• We asked Collins for her predictions on the city's new government structure, the next mayor, and how Portlanders can bond amid change.

Here are the highlights:

๐Ÿ”ฎ What to expect: Collins said 2020 was the year Portland found its voice, but 2024 will be the year it will have to "walk its talk."

  • "Portland has the opportunity to become the 10 of cups," Collins said of the first tarot card pulled, which depicts fortune and unity.

๐Ÿ›๏ธ On the new government structure: Portlanders will elect 12 new city council members this November, and the council will be full of first-time politicians with "a lot of synergy," Collins predicts

  • "As long as they don't make coalitions over fear, no fear bonding," she said. "Let's not turn our backs on this experiment."

On the next mayor

A new career is waiting for you

๐Ÿ’ผ Check out who's hiring now.

  1. Event Production Manager at Portland Trail Blazers @ the Rose Quarter.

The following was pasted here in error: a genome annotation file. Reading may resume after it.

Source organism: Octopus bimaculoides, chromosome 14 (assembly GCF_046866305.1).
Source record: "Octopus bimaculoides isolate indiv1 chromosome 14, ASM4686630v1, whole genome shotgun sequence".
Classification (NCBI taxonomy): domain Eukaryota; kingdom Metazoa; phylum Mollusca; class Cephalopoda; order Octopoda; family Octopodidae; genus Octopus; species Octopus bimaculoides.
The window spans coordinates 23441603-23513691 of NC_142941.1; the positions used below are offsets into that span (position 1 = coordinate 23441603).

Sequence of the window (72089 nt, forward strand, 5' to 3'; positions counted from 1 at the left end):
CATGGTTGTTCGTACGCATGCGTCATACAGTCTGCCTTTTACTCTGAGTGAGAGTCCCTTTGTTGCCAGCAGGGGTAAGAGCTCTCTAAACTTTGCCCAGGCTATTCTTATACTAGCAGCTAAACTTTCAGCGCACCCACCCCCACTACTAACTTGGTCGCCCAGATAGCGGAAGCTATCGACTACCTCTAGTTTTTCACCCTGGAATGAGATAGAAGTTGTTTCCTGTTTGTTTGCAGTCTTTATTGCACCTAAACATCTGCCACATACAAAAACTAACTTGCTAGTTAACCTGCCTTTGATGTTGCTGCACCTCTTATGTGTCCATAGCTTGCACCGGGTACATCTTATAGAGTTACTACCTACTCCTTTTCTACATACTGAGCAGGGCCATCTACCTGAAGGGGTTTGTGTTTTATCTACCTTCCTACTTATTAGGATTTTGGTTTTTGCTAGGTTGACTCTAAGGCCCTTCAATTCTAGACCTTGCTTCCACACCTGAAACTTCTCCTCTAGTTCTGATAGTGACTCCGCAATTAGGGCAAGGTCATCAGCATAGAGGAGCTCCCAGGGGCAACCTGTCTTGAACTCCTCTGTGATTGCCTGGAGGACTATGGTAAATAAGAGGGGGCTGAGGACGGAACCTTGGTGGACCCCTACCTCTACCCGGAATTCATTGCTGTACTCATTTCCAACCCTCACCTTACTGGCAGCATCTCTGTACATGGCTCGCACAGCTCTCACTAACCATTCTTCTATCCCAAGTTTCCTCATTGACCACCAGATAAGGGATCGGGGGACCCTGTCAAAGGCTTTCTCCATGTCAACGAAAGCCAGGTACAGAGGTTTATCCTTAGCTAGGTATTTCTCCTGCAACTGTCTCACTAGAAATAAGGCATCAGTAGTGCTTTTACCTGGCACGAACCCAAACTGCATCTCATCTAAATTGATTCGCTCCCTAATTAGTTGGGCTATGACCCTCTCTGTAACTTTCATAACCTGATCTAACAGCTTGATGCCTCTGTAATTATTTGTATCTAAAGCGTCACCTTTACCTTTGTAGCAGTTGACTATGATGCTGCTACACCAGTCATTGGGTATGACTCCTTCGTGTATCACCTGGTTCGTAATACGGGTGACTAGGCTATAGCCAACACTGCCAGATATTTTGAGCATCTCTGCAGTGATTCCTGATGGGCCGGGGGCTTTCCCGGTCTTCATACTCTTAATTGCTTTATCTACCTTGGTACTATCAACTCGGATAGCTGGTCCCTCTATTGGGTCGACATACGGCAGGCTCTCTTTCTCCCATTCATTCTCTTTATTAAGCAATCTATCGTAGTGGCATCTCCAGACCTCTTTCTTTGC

2. Communication and Outreach Manager at Oregon State University.
  3. District Manager at Ace Hardware Corporation.

Want more opportunities? Check out our Job Board.

Hiring? Use code FIRST50 for $50 off your first job post.

5. Where's Emily ... headed?

Emily is leaving Axios Portland to explore new trails. Photo: Courtesy of Collin Oldham

๐Ÿ‘‹๐Ÿผ Emily here. I'm sad to say this is my last Axios Portland newsletter โ€” at least for a while.

  • I'm heading off to finish a master's degree in conflict resolution and help get a nonprofit I co-founded off the ground.

๐ŸŒบ Thank you all so much for helping us build Axios Portland. I've enjoyed and appreciated your comments and questions, restaurant tips and story ideas โ€”ย and, of course, your tolerance for my terrible haikus.

Here's one last bad poem:

Telling stories of

This town I love

Is so much fun.

Now I'm off for a run.

Stay tuned to meet our new Portland team member joining next week.

๐Ÿ’– Meira is excited about Emily's next chapter but will miss her as a colleague dearly.

๐ŸŒŠ Emily is likewise grateful โ€” and is heading to the coast for a few days' break between things.

This newsletter was edited by Rachel La Corte and copy edited by Steven Patrick.